• Nick Walker

The Healthcare Data Gold Rush

There’s a gold rush going on in the world of health data mining and, unsurprisingly, the established major companies are leading the way. The last article I wrote covered the development and advance of IBM Watson but there’s some serious competition from both Google in the form of DeepMind Health and in the Amazon stealth unit; Amazon 1492.

DeepMind was founded as an independent company in 2010. It cut its teeth through development of an AI learning platform, teaching it how to play old games from the seventies and eighties, which are relatively primitive compared to the ones that are available today.

Google acquired DeepMind in 2014 for $500 million, with a view to exploiting its AI capabilities, particularly in relation to healthcare.

DeepMind developed a programme called AlphaGo that defeated a Go world champion, and arguably the strongest Go player in history. The purpose of this feat was that although Go is a rule-based board game it is also enormously complex; there are 10 to the power of 170 possible board combinations. Given this level of complexity, Go is played primarily through intuition and feel making it the perfect platform to test out the self-learning algorithms.

Training consisted of the introduction of the 100 000 amateur games available on the internet to AlphaGo, after which it acquired the capabilities of a moderate player. AlphaGo then honed its skills by playing itself 30 million times, using “reinforcement learning” to improve to the point where it defeated the world champion. In 2017, an improved version, AlphaGo Zero, defeated AlphaGo 100 games to 0.

DeepMind now has a collaboration with Moorfields Eye Hospital to analyse anonymised eye scans, searching for early signs of diseases leading to blindness.

In August 2016, a research programme with University College London Hospital was announced with the aim of developing an algorithm that can automatically differentiate between healthy and cancerous tissues in head and neck areas.

In November 2017, DeepMind announced a research partnership with the Cancer Research UK Centre at Imperial College London with the goal of improving breast cancer detection by applying machine learning to mammography.

However, it hasn’t all been plain sailing. DeepMind developed an app called Streams, which sends alerts to doctors about patients at risk of acute risk injury. On 13 November 2018, DeepMind announced that its health division and the Streams app would be absorbed into Google Health. Privacy advocates said the announcement betrayed patient trust and appeared to contradict previous statements by DeepMind that patient data would not be connected to Google accounts or services.

There have also been concerns over the agreement between DeepMind and the Royal Free London NHS Foundation Trust. The latter operates three London hospitals where an estimated 1.6 million patients are treated annually. The agreement shows DeepMind Health had access to admissions, discharge and transfer data, accident and emergency, pathology and radiology, and critical care at these hospitals. This included personal details such as whether patients had been diagnosed with HIV, suffered from depression or had ever undergone an abortion in order to conduct research to seek better outcomes in various health conditions.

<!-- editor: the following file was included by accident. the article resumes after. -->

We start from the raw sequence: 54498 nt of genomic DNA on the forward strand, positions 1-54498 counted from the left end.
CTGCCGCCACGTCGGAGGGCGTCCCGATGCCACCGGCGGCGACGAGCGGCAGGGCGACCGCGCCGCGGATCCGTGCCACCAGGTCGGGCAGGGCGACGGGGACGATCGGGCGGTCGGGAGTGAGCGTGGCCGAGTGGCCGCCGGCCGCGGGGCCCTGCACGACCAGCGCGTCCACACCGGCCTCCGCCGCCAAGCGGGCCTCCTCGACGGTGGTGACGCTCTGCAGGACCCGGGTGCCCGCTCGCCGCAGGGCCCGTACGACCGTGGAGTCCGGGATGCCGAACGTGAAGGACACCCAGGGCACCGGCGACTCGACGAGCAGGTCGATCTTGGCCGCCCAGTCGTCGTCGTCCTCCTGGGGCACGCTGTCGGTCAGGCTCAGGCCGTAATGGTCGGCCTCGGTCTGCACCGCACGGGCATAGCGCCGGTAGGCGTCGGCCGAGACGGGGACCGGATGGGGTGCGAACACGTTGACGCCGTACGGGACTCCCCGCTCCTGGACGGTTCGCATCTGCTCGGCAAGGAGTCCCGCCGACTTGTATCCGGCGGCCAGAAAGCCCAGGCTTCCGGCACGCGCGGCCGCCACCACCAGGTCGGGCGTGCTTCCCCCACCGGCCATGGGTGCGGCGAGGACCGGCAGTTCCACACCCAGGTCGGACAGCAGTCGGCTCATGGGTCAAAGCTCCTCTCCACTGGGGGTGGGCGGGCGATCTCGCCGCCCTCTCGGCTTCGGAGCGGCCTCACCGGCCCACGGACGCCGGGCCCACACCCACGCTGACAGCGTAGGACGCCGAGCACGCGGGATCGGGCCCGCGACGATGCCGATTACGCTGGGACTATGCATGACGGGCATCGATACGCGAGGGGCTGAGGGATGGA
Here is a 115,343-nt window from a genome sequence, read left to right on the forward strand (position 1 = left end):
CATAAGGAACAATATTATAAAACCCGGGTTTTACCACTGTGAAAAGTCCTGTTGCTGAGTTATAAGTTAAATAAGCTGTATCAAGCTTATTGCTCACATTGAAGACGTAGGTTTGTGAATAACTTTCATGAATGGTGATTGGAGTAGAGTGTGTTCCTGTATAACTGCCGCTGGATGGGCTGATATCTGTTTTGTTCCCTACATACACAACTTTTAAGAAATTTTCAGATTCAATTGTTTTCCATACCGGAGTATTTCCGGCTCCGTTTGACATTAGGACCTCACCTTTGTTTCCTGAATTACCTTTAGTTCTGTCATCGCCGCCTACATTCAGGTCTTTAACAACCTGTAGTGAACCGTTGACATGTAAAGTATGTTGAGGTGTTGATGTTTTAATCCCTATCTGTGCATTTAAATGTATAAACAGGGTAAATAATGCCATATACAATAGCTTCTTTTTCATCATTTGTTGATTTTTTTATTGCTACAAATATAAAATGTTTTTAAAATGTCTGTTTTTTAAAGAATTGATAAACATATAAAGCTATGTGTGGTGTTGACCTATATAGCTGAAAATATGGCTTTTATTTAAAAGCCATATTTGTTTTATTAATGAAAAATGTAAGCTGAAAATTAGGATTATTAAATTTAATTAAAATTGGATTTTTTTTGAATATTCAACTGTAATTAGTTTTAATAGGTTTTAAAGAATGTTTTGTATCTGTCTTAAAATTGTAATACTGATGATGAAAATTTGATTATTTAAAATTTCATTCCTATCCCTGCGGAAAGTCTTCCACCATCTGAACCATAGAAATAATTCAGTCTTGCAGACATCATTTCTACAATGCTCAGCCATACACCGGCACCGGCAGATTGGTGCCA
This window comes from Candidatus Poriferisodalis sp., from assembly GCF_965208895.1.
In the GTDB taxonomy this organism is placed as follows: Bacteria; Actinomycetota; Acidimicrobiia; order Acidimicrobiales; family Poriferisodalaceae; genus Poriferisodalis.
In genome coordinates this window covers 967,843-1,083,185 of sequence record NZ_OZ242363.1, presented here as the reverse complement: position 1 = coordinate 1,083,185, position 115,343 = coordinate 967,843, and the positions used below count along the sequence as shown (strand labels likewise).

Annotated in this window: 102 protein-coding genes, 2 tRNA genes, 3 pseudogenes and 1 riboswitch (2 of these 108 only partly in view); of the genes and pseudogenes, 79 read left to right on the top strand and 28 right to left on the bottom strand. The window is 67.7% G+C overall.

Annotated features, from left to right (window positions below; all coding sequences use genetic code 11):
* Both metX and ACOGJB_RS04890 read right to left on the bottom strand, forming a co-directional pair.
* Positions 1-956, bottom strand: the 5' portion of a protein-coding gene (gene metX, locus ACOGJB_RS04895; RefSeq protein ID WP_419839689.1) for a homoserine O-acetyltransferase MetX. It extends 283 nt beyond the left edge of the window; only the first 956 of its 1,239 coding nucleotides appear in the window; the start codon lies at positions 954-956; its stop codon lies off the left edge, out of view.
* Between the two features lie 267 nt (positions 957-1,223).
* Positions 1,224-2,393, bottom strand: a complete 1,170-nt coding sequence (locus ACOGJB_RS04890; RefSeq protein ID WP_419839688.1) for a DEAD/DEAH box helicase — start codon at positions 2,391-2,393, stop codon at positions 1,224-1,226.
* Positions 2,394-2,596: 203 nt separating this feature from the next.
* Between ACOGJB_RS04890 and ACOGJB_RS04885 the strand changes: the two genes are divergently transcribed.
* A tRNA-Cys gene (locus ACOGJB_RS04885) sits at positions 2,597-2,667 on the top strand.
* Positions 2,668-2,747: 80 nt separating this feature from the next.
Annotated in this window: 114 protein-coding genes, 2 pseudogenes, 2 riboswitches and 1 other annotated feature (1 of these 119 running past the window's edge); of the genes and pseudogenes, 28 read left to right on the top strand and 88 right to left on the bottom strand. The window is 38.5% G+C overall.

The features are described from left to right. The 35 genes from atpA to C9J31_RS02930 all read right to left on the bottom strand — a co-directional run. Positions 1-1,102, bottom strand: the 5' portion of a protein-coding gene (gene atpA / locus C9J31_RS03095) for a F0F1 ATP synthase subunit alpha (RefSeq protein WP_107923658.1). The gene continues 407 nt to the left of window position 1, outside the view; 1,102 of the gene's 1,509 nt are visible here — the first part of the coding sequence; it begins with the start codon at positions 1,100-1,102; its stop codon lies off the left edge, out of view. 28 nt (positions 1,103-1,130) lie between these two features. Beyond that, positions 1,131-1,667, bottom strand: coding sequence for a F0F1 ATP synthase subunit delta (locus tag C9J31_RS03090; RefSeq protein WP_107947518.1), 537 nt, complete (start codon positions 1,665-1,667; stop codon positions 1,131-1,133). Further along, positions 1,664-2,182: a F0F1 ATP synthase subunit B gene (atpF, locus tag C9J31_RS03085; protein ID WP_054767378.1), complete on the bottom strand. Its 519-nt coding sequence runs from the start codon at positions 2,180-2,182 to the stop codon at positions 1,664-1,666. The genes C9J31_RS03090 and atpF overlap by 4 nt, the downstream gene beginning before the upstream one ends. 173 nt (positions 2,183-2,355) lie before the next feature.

Subsequent to these problems DeepMind has expanded its focus to include AI ethics, the goal being to fund external research of the following themes: privacy transparency and fairness; economic impacts; governance and accountability; managing AI risk; AI morality and values; and how AI can address the world's challenges. As a result, the team hopes to further understand the ethical implications of AI and aid society in seeing that AI can be beneficial.


Amazon set up 1492, a secret lab dedicated to healthcare innovation in July 2017. Since then, they’ve hired a number of healthcare experts, including the former chief health informatics officer for the U.S. Food and Drug Administration (FDA).

Although information is somewhat scarce 1492 will focus on opportunities in digital healthcare, like Electronic Medical Records and telemedicine.

Headquartered in Seattle, team 1492 is focused on both hardware and software, its aims are:

  • To extract and use data from Electronic Medical Records system and improve the algorithm to make it more efficient and useful.

  • To make the data available to the patients and doctors.

  • To build a platform for telemedicine so that patients can interact virtually with the physicians and specialists regarding their problems.

  • Exploring various medical applications of hardware like Echo and Dash Wand.

  • Developing skills for Amazon’s Alexa that can be used for healthcare as well.

  • Possibly develop medical devices.

In November 2018, Amazon announced its intention to sell a service, hosted on AWS, that uses machine learning to read medical records. This service will be released under the banner of Amazon Comprehend Medical (ACM).

ACM is a HIPAA-eligible machine learning service that allows developers to process unstructured medical text and identify information such as patient diagnosis, treatments, dosages, symptoms and signs, and more. This is a first step to augmenting doctors with AI, but, as with other health AI solutions leads to a minefield of trust and data protection issues. Amazon, with its unique relationship to Prime customers (and others) may be in a uniquely trusted position to overcome these issues.

So, who’s going to be the winner? Given the scale and resources of these companies, probably all of them, but without a doubt the biggest winner of all will be the patient due to the step change advancement in healthcare that these technologies can deliver.